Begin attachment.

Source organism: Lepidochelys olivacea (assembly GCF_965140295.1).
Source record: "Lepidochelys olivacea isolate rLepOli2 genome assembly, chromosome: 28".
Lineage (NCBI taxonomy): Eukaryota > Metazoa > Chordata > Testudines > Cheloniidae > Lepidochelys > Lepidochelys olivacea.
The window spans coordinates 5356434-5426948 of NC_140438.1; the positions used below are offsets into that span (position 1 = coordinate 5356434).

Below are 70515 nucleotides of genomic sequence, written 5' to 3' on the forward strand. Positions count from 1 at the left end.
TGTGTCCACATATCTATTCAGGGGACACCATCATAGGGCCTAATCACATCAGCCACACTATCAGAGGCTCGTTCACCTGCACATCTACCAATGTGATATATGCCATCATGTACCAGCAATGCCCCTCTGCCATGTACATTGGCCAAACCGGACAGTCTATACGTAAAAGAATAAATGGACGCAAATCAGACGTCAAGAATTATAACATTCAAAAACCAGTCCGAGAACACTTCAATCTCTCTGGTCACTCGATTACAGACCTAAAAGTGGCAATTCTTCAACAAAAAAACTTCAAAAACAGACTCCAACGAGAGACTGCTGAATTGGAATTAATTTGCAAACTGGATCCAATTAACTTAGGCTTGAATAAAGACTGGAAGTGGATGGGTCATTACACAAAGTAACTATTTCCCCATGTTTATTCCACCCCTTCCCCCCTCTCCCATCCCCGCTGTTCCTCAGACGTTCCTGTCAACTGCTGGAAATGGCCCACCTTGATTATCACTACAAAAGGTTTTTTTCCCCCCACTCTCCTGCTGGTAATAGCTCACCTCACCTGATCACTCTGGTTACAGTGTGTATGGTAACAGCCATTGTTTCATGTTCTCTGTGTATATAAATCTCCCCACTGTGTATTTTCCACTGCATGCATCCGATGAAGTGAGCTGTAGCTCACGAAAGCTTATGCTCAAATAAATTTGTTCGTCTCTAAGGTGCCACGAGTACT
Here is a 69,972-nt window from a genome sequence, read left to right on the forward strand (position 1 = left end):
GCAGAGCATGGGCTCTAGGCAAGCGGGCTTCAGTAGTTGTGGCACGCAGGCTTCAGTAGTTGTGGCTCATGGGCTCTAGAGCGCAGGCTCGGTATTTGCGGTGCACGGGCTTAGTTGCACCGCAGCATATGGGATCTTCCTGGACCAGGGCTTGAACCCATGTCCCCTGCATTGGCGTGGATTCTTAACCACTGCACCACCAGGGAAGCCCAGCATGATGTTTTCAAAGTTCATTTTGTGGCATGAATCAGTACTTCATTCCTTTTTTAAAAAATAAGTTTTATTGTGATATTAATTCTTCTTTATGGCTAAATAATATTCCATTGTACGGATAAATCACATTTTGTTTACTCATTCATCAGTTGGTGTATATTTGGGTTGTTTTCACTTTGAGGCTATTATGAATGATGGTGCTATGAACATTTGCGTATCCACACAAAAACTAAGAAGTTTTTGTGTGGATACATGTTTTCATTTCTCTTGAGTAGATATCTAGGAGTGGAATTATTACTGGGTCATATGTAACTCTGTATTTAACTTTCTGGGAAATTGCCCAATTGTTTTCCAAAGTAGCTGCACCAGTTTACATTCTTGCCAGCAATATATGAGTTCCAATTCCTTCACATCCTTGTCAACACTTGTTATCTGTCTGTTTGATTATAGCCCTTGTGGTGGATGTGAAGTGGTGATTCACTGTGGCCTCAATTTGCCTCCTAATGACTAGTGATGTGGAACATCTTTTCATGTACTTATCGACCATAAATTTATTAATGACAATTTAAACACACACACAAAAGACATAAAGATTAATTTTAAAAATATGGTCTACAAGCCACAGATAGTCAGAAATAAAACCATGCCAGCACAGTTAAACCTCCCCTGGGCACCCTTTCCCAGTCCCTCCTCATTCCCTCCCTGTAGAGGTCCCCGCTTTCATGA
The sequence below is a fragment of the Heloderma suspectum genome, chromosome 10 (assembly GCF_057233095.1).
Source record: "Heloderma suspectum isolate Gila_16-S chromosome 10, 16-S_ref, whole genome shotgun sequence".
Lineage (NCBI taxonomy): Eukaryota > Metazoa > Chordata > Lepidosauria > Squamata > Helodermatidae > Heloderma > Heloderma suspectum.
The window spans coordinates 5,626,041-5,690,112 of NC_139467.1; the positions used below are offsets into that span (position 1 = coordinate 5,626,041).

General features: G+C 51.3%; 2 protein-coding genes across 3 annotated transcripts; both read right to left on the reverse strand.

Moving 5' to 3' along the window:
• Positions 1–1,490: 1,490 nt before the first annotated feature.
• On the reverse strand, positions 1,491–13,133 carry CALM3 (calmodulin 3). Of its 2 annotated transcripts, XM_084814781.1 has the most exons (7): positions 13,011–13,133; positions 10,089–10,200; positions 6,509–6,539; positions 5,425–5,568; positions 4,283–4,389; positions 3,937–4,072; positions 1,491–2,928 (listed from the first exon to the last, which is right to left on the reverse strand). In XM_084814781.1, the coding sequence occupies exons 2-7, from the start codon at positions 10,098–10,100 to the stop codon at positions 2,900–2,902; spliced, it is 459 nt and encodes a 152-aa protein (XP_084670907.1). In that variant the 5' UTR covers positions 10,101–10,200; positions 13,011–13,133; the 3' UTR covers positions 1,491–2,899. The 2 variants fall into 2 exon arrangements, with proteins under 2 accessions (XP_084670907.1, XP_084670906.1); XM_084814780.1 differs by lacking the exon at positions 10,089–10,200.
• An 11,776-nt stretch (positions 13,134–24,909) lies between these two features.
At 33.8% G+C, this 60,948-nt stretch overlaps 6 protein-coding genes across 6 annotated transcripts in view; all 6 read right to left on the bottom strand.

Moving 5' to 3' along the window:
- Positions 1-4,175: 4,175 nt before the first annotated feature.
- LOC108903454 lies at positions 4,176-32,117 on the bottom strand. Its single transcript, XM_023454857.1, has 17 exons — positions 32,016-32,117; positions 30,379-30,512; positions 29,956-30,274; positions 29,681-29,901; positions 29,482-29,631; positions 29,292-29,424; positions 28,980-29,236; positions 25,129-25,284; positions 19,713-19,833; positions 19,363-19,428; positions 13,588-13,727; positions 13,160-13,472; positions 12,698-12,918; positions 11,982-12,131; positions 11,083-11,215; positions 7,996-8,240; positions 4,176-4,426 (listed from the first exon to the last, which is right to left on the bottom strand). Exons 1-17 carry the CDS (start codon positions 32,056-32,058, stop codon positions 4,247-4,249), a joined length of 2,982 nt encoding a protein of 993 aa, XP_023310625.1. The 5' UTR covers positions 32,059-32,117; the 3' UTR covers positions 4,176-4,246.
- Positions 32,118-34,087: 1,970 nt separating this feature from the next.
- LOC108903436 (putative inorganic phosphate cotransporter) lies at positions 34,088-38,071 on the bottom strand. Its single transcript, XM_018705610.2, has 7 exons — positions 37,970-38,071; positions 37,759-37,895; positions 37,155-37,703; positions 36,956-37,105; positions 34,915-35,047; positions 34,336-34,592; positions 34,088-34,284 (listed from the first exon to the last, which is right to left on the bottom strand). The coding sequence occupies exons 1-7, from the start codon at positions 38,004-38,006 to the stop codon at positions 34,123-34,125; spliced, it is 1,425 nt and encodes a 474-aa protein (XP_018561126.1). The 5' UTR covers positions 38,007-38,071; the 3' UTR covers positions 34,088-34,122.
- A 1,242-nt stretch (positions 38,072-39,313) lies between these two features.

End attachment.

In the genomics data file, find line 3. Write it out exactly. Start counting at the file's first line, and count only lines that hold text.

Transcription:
Lineage (NCBI taxonomy): Eukaryota > Metazoa > Chordata > Testudines > Cheloniidae > Lepidochelys > Lepidochelys olivacea.